HighMark Charter School (HMCS) is a public charter school that serves grades K-9 in South Weber, UT since August 2012.
Program of Instruction
HighMark Charter School believes in a targeted business education that drives results.
The philosophy of HighMark Charter School is to build a solid foundation in business education and provide a stepping-stone to successful careers that will encourage critical thinking and reflective approaches to learning.
HighMark Charter School has established the following four foundational philosophy stepping-stones of teaching and learning that will provide administration, teachers and students the framework to meet the mission of HighMark Charter School.
-Interest and explanation
-Appropriate assessment and feedback
-Clear goals and intellectual challenge
-Independence, control and active engagement
Utah Common Core
HighMark Charter School (HMCS) is subject to all Utah requirements as they relate to the Core Curriculum. The curriculum course offerings align with the Utah State Core Curriculum, Utah Common Core, and UCAS tests. The curriculum incorporates the Utah State Core Curriculum used by Davis School District. HMCS will utilize including, but not limited to: Curriculum Based Assessments, State Required Assessments, Computer Generated Assessments, and Performance Rubrics developed by the school.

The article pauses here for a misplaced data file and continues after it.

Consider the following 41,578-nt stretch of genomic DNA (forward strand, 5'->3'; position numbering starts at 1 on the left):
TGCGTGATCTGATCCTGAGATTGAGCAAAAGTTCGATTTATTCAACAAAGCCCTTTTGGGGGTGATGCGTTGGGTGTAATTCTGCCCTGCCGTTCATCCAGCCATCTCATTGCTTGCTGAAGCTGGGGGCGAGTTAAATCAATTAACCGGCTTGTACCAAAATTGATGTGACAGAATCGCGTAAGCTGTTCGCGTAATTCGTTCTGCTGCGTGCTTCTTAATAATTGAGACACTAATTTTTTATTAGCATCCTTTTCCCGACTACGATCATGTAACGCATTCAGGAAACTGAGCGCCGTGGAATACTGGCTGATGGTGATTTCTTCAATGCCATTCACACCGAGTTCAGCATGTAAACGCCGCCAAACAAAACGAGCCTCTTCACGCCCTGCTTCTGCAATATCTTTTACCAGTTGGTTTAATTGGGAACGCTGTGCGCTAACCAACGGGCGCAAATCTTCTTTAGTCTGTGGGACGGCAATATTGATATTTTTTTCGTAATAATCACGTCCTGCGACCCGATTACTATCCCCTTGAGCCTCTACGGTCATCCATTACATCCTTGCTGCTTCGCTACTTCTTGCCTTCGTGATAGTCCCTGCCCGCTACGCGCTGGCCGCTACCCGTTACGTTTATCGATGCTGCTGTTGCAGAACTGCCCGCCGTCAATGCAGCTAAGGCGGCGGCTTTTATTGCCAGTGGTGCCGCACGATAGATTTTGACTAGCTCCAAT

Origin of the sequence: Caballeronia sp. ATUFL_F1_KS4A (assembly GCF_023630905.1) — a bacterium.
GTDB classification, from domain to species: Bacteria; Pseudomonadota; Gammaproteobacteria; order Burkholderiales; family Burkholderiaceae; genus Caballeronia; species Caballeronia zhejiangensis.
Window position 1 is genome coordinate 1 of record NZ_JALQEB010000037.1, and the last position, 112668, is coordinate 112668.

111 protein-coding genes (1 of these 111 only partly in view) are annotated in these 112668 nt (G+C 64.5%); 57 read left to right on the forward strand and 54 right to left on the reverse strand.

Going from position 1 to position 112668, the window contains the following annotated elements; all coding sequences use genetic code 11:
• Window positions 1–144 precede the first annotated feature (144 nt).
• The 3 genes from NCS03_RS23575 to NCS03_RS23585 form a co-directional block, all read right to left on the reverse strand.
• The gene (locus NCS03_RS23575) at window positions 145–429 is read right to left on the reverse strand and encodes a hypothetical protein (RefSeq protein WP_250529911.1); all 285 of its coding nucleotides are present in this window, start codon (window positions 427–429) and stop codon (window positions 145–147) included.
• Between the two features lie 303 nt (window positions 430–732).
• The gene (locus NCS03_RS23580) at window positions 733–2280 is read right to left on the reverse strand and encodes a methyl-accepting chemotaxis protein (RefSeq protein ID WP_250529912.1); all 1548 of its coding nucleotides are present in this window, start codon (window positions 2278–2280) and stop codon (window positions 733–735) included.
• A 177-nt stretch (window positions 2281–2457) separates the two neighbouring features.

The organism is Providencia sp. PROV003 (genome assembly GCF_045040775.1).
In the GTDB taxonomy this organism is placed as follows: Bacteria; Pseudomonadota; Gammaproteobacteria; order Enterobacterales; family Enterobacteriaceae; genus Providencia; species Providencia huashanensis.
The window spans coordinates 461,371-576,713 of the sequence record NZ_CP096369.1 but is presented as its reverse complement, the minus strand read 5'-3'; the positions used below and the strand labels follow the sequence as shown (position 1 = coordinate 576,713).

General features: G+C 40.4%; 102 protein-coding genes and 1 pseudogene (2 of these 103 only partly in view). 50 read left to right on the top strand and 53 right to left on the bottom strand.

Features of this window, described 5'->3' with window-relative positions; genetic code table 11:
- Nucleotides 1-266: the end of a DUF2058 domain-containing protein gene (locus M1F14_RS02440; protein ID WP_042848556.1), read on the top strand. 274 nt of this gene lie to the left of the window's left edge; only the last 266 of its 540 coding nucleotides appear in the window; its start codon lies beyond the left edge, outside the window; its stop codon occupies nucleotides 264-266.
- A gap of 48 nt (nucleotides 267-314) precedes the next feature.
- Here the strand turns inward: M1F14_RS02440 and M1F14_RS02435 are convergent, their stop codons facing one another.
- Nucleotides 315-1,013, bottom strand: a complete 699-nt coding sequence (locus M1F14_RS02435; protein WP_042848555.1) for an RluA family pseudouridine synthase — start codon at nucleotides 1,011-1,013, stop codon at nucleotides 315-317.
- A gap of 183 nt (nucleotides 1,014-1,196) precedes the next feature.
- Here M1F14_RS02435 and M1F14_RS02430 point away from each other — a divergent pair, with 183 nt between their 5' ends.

HighMark Charter School will integrate into the core curriculum business skills, ethics, and practices by focusing on four areas of business: Sales and Marketing, Management and Leadership, Finance and Economy, and Entrepreneurship. These four areas will give HighMark Charter School a foundation for integration but will not limit curriculum adaptation and integration as the world of business changes in our global economy. To make sure our students have a solid grounding in economic, personal finance, and entrepreneurship concepts we will use a variety of activities, some of which might include simulations and projects in the classroom, hands on experiences outside of the classroom, and guest speakers.
HMCS will utilize resources from the Council for Economic Education (CEE), which has been leading the charge for economic and financial education in K-12 schools across the nation and around the world. This program of instruction is designed to enhance the core curriculum and to give teachers, and educational trainers the tools needed to effectively teach these concepts.